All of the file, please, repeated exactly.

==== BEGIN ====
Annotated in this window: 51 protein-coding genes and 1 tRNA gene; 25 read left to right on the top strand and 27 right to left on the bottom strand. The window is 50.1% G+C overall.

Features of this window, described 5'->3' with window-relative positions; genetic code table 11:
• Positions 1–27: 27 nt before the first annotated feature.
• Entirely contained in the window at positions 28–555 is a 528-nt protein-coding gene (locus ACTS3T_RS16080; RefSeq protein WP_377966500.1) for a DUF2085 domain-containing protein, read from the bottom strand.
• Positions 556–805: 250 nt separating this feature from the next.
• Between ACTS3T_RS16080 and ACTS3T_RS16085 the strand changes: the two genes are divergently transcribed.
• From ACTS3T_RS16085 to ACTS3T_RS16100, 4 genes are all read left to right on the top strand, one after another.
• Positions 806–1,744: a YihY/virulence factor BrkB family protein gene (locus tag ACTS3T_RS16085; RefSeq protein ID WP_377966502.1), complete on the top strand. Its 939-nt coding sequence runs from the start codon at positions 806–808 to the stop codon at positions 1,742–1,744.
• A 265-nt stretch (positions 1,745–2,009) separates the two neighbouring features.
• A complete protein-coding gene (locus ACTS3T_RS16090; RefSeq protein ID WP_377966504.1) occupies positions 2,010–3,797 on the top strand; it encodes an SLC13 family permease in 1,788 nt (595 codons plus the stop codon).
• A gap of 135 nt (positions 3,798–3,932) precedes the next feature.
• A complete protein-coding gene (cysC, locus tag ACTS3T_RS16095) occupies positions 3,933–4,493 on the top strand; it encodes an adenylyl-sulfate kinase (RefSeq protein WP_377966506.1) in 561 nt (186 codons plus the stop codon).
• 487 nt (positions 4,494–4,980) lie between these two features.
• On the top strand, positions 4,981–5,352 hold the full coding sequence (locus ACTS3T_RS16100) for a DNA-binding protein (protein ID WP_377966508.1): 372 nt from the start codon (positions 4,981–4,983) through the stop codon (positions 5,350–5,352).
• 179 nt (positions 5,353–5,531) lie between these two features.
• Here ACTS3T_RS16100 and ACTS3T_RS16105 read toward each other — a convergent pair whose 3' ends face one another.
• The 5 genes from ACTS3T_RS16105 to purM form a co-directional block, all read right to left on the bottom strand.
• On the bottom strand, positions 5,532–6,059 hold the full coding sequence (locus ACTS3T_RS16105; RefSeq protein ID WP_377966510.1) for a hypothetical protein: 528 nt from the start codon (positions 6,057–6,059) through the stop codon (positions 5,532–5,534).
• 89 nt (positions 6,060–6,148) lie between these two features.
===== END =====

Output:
Annotated in this window: 51 protein-coding genes and 1 tRNA gene; 25 read left to right on the top strand and 27 right to left on the bottom strand. The window is 50.1% G+C overall.

Features of this window, described 5'->3' with window-relative positions; genetic code table 11:
• Positions 1–27: 27 nt before the first annotated feature.
• Entirely contained in the window at positions 28–555 is a 528-nt protein-coding gene (locus ACTS3T_RS16080; RefSeq protein WP_377966500.1) for a DUF2085 domain-containing protein, read from the bottom strand.
• Positions 556–805: 250 nt separating this feature from the next.
• Between ACTS3T_RS16080 and ACTS3T_RS16085 the strand changes: the two genes are divergently transcribed.
• From ACTS3T_RS16085 to ACTS3T_RS16100, 4 genes are all read left to right on the top strand, one after another.
• Positions 806–1,744: a YihY/virulence factor BrkB family protein gene (locus tag ACTS3T_RS16085; RefSeq protein ID WP_377966502.1), complete on the top strand. Its 939-nt coding sequence runs from the start codon at positions 806–808 to the stop codon at positions 1,742–1,744.
• A 265-nt stretch (positions 1,745–2,009) separates the two neighbouring features.
• A complete protein-coding gene (locus ACTS3T_RS16090; RefSeq protein ID WP_377966504.1) occupies positions 2,010–3,797 on the top strand; it encodes an SLC13 family permease in 1,788 nt (595 codons plus the stop codon).
• A gap of 135 nt (positions 3,798–3,932) precedes the next feature.
• A complete protein-coding gene (cysC, locus tag ACTS3T_RS16095) occupies positions 3,933–4,493 on the top strand; it encodes an adenylyl-sulfate kinase (RefSeq protein WP_377966506.1) in 561 nt (186 codons plus the stop codon).
• 487 nt (positions 4,494–4,980) lie between these two features.
• On the top strand, positions 4,981–5,352 hold the full coding sequence (locus ACTS3T_RS16100) for a DNA-binding protein (protein ID WP_377966508.1): 372 nt from the start codon (positions 4,981–4,983) through the stop codon (positions 5,350–5,352).
• 179 nt (positions 5,353–5,531) lie between these two features.
• Here ACTS3T_RS16100 and ACTS3T_RS16105 read toward each other — a convergent pair whose 3' ends face one another.
• The 5 genes from ACTS3T_RS16105 to purM form a co-directional block, all read right to left on the bottom strand.
• On the bottom strand, positions 5,532–6,059 hold the full coding sequence (locus ACTS3T_RS16105; RefSeq protein ID WP_377966510.1) for a hypothetical protein: 528 nt from the start codon (positions 6,057–6,059) through the stop codon (positions 5,532–5,534).
• 89 nt (positions 6,060–6,148) lie between these two features.